A cultural practice with roots in antiquity, companion planting, involves planting two or more kinds of plants in close proximity. Its popularity spiked in the 1970s when organic gardening began to attract a wide audience, and now companion planting is being applied to roses to keep them healthy without the need for insecticides.
Native Americans have doing companion planting in their gardens for eons using three compatible crops: corn to support the pole beans, pumpkins to spread across the ground as a living mulch and beans to fix atmospheric nitrogen via symbiotic bacteria living in root nodules. When their corn seedlings reach about 6 inches tall, they sow several pole bean seeds in every hill of corn and a few pumpkin seeds in every seventh hill.
This technique lets you maximize the use of garden space, improve pollination and obtain better plant growth when mutually beneficial plants are combined. It was featured in Louise Riotte’s best-selling book titles, such as “Roses Love Garlic” and “Carrots Love Tomatoes.”
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Repelling insect pests is a common reason given for companion planting. Although results can be mixed, it is said garlic repels aphids, wormwood repels flea beetles and marigolds repel insects, in general.
Attracting insects to your garden is much more important than repelling them. Companion planting is the way to establish a diverse population of insects where beneficial species, such as ground beetles, lacewings, lady bugs, parasitic wasps, tachinid flies and praying mantis can find food, cover and opportunities to reproduce.
A new rose garden at Canada’s Royal Botanical Garden has “3,000 roses and 18,000 perennials chosen as insect attracting companions,” according to its designer Peter Kukielski. The author of the recently published book, “Rosa: The Story of the Rose,” was featured last February in The New York Times, where he advised gardeners to select regionally adapted rose varieties, use mulch and leaves instead of fertilizer and embrace companion planting.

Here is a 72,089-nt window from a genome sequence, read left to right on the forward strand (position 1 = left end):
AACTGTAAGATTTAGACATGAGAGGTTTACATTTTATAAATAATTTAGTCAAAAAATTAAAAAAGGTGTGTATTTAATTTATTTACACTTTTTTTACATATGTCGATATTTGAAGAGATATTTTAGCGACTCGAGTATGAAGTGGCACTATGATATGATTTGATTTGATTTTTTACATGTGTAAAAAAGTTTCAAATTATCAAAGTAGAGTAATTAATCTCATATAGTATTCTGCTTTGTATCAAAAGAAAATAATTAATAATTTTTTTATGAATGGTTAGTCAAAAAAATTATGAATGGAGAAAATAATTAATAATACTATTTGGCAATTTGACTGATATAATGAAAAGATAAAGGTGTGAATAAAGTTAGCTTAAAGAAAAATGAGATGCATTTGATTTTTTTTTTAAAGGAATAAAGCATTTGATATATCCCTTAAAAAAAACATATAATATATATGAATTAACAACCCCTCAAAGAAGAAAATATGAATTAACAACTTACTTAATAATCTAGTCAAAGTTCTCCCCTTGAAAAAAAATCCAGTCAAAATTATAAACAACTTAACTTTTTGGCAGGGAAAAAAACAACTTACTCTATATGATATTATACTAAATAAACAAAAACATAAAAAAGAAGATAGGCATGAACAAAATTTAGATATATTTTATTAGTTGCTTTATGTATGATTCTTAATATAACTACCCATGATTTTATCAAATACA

Highly recommended are members of the carrot family with their tiny flowers clustered in uplifted umbels. One of the best is dill, which attracts many predators and parasites of insects while also self- sowing year after year and it tastes good on potato salad.
Other members of this family are parsley, anise, angelica, chervil, caraway, cilantro (coriander), cumin and fennel. Another good one is Queen Anne’s lace or wild carrot.
More top choices for planting with your roses are the daisy-like flowers of the composite family of plants. These include cosmos, purple coneflower (Echinacea), gloriosa daisy (Rudbeckia), sneeze weed (Helenium) and fall blooming chrysanthemum and aster.
Many other native plants are magnets for insects. They range from butterfly weed and penstemon to phlox and golden rod.
Native grasses also provide valuable habitat for insects. The best ones are Indian grass, switch grass, little blue stem and big blue stem.
Praying mantises will stalk your rose garden for prey when you practice companion planting. In autumn, they will attach their nut-size brown egg cases to the stems of those grasses.